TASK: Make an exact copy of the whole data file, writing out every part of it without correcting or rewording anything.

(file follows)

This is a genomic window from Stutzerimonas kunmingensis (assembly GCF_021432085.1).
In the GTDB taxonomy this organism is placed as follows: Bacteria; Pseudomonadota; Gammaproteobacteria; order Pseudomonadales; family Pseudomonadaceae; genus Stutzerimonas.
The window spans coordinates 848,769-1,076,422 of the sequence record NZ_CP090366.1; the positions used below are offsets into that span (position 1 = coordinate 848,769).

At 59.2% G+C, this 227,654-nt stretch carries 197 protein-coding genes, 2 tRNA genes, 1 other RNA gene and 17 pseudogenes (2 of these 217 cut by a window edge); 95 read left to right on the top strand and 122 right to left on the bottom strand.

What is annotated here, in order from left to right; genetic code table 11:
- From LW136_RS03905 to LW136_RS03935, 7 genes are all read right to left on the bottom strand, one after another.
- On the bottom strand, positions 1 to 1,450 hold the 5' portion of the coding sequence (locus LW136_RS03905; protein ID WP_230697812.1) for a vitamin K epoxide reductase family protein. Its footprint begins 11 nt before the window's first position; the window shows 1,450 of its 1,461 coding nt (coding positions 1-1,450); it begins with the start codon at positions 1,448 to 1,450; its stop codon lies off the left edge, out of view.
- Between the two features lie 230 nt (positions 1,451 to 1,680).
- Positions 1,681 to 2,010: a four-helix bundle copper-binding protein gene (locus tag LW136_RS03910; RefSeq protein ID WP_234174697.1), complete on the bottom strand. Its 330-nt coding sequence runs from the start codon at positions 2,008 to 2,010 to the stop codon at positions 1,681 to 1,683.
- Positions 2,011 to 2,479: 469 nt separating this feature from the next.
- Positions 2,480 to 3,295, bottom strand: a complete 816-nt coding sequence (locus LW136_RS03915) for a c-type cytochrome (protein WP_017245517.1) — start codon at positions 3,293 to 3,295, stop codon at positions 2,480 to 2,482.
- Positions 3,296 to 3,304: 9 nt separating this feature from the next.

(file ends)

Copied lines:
This is a genomic window from Stutzerimonas kunmingensis (assembly GCF_021432085.1).
In the GTDB taxonomy this organism is placed as follows: Bacteria; Pseudomonadota; Gammaproteobacteria; order Pseudomonadales; family Pseudomonadaceae; genus Stutzerimonas.
The window spans coordinates 848,769-1,076,422 of the sequence record NZ_CP090366.1; the positions used below are offsets into that span (position 1 = coordinate 848,769).

At 59.2% G+C, this 227,654-nt stretch carries 197 protein-coding genes, 2 tRNA genes, 1 other RNA gene and 17 pseudogenes (2 of these 217 cut by a window edge); 95 read left to right on the top strand and 122 right to left on the bottom strand.

What is annotated here, in order from left to right; genetic code table 11:
- From LW136_RS03905 to LW136_RS03935, 7 genes are all read right to left on the bottom strand, one after another.
- On the bottom strand, positions 1 to 1,450 hold the 5' portion of the coding sequence (locus LW136_RS03905; protein ID WP_230697812.1) for a vitamin K epoxide reductase family protein. Its footprint begins 11 nt before the window's first position; the window shows 1,450 of its 1,461 coding nt (coding positions 1-1,450); it begins with the start codon at positions 1,448 to 1,450; its stop codon lies off the left edge, out of view.
- Between the two features lie 230 nt (positions 1,451 to 1,680).
- Positions 1,681 to 2,010: a four-helix bundle copper-binding protein gene (locus tag LW136_RS03910; RefSeq protein ID WP_234174697.1), complete on the bottom strand. Its 330-nt coding sequence runs from the start codon at positions 2,008 to 2,010 to the stop codon at positions 1,681 to 1,683.
- Positions 2,011 to 2,479: 469 nt separating this feature from the next.
- Positions 2,480 to 3,295, bottom strand: a complete 816-nt coding sequence (locus LW136_RS03915) for a c-type cytochrome (protein WP_017245517.1) — start codon at positions 3,293 to 3,295, stop codon at positions 2,480 to 2,482.
- Positions 3,296 to 3,304: 9 nt separating this feature from the next.